CPM assessed endogenous pain inhibition by measuring the change in PPT for the dominant upper trapezius muscle (phasic test stimulus) during submersion of the nondominant hand in a 4°C circulating water bath (tonic conditioning stimulus) compared with a circulating water bath maintained at room temperature to control for the nonthermal sensory effects of water immersion. The two temperature conditions were randomized, with at least 30 minutes between conditions to control for any residual analgesic effects of the cold pressor test. The PPT test stimulus was applied immediately after the CPThr was reached during the cold pressor test and 30 seconds after immersion of the hand in room temperature water in the control condition. The average of 3 PPT trials collected at 30-second intervals was calculated for each temperature condition, with fewer trials included in the average for participants who reached CPTol before 3 PPT trials could be collected during the cold pressor test. The change in PPT between temperature conditions was expressed relative to the control (room temperature) condition according to the following formula: , where higher values indicate more efficient pain inhibition.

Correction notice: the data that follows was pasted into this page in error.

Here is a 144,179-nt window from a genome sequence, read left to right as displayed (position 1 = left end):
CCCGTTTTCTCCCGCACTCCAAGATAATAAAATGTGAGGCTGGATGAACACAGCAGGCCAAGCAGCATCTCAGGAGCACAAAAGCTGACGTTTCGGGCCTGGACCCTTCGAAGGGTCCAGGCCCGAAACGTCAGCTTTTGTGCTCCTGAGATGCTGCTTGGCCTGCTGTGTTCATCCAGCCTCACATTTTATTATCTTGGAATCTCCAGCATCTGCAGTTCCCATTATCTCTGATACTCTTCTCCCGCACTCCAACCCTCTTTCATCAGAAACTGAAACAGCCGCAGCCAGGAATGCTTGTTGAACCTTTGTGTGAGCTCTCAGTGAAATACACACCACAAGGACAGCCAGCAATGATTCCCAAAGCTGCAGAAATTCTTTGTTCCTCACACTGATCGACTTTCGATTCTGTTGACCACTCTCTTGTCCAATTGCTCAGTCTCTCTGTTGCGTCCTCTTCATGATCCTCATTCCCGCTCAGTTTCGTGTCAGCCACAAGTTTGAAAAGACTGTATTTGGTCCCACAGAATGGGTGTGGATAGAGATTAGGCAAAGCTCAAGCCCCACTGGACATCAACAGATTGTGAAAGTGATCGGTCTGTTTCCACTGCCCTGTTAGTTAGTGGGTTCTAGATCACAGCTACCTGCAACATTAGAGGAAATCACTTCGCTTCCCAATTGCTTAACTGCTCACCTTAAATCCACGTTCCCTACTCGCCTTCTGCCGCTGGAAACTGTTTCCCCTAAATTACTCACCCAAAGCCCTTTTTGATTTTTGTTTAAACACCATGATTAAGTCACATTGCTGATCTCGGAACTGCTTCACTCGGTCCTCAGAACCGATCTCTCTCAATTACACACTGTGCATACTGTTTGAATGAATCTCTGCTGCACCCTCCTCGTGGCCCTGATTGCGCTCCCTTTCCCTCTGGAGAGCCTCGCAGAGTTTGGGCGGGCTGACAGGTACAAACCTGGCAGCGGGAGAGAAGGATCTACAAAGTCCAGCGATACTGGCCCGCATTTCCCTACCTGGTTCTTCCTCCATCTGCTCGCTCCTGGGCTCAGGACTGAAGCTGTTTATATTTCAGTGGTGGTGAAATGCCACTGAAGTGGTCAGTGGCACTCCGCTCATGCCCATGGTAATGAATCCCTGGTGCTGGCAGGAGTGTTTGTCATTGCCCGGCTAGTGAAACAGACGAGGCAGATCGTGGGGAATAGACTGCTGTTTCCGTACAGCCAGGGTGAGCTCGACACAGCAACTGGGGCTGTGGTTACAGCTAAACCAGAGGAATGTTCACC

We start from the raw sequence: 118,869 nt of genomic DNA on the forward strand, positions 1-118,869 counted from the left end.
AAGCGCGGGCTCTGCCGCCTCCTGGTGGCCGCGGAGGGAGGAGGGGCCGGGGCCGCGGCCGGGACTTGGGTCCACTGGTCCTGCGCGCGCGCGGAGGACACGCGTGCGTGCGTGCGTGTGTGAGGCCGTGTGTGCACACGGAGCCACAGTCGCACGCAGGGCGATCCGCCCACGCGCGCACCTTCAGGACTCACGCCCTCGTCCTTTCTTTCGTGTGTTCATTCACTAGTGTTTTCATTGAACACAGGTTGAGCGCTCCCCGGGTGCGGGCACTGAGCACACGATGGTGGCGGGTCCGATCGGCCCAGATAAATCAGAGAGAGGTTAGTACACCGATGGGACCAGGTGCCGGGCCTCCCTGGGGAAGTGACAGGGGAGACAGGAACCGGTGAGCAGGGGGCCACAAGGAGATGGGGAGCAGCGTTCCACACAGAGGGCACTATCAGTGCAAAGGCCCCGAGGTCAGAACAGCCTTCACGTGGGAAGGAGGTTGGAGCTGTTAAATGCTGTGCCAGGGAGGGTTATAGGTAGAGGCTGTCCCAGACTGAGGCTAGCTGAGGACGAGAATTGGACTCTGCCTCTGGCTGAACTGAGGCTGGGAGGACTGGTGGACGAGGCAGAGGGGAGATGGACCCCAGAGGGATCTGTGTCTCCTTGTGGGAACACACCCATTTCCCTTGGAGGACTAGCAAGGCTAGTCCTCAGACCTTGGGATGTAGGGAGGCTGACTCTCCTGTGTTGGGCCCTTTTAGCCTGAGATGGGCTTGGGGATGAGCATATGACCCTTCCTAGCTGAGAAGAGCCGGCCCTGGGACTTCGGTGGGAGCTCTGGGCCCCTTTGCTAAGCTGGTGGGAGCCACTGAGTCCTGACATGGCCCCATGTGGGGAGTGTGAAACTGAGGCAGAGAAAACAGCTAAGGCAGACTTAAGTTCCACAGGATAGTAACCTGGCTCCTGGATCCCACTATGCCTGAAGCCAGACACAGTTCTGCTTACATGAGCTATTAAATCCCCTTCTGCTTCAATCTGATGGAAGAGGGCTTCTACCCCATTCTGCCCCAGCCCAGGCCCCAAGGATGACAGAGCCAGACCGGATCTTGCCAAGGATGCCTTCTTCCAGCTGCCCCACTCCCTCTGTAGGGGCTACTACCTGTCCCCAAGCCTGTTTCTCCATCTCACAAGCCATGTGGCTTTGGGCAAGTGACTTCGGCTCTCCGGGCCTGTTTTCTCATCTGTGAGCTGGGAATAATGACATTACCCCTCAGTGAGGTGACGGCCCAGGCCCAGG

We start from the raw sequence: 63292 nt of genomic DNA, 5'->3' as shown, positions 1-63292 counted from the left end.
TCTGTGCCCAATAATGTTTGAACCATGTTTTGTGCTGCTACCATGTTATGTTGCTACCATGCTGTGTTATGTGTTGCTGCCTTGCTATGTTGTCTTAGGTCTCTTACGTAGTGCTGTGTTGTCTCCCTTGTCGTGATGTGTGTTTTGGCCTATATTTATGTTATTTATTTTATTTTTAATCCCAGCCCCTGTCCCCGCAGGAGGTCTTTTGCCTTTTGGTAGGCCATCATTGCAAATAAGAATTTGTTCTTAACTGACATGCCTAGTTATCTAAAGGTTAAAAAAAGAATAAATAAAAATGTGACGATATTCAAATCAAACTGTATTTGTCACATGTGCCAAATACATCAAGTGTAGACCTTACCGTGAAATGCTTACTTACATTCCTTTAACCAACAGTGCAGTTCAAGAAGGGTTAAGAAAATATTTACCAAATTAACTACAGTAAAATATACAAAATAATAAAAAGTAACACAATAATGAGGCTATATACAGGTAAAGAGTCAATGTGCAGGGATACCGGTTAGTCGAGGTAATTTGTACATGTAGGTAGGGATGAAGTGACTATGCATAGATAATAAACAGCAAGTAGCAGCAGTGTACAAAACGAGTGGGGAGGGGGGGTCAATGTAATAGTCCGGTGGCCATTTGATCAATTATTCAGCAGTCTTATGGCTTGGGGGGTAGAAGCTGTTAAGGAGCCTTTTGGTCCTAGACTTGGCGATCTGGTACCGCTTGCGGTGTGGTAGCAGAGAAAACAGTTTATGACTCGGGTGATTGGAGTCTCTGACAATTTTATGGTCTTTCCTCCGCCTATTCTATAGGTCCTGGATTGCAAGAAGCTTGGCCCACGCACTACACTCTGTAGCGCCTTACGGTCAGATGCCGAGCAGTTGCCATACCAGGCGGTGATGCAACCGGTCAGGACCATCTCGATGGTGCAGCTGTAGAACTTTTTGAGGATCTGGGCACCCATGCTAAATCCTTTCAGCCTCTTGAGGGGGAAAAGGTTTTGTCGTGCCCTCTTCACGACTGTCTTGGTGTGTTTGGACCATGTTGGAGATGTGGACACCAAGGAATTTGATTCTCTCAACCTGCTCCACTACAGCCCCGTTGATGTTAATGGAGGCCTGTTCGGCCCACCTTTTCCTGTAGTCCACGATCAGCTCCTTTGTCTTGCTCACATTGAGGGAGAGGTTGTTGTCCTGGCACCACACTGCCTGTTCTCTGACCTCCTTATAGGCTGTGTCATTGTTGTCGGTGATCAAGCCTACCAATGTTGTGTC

2.3. Data Analysis